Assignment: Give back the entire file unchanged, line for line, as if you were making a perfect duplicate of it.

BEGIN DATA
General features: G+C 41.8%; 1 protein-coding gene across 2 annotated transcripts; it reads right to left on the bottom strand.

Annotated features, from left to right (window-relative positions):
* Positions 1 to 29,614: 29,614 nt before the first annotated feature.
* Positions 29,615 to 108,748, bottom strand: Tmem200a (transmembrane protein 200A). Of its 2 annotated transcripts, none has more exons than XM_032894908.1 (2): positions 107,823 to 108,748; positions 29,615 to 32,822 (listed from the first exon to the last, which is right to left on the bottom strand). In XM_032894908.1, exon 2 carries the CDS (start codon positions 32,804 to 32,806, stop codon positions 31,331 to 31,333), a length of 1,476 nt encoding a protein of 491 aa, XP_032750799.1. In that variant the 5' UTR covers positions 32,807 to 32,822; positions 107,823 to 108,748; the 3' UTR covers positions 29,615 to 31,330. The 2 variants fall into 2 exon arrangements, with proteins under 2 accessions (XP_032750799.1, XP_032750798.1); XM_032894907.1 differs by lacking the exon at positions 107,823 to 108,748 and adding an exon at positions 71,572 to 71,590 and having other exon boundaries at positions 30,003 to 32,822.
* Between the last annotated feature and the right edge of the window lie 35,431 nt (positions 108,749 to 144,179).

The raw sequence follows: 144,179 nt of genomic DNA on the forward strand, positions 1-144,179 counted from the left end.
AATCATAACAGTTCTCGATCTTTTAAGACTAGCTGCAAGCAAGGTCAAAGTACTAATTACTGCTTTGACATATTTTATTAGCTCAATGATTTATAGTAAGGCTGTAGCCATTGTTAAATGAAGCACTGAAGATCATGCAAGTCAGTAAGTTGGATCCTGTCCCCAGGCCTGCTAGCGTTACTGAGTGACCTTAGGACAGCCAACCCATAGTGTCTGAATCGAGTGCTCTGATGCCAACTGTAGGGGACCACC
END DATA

General features: G+C 41.8%; 1 protein-coding gene across 2 annotated transcripts; it reads right to left on the bottom strand.

Annotated features, from left to right (window-relative positions):
* Positions 1 to 29,614: 29,614 nt before the first annotated feature.
* Positions 29,615 to 108,748, bottom strand: Tmem200a (transmembrane protein 200A). Of its 2 annotated transcripts, none has more exons than XM_032894908.1 (2): positions 107,823 to 108,748; positions 29,615 to 32,822 (listed from the first exon to the last, which is right to left on the bottom strand). In XM_032894908.1, exon 2 carries the CDS (start codon positions 32,804 to 32,806, stop codon positions 31,331 to 31,333), a length of 1,476 nt encoding a protein of 491 aa, XP_032750799.1. In that variant the 5' UTR covers positions 32,807 to 32,822; positions 107,823 to 108,748; the 3' UTR covers positions 29,615 to 31,330. The 2 variants fall into 2 exon arrangements, with proteins under 2 accessions (XP_032750799.1, XP_032750798.1); XM_032894907.1 differs by lacking the exon at positions 107,823 to 108,748 and adding an exon at positions 71,572 to 71,590 and having other exon boundaries at positions 30,003 to 32,822.
* Between the last annotated feature and the right edge of the window lie 35,431 nt (positions 108,749 to 144,179).

The raw sequence follows: 144,179 nt of genomic DNA on the forward strand, positions 1-144,179 counted from the left end.
AATCATAACAGTTCTCGATCTTTTAAGACTAGCTGCAAGCAAGGTCAAAGTACTAATTACTGCTTTGACATATTTTATTAGCTCAATGATTTATAGTAAGGCTGTAGCCATTGTTAAATGAAGCACTGAAGATCATGCAAGTCAGTAAGTTGGATCCTGTCCCCAGGCCTGCTAGCGTTACTGAGTGACCTTAGGACAGCCAACCCATAGTGTCTGAATCGAGTGCTCTGATGCCAACTGTAGGGGACCACC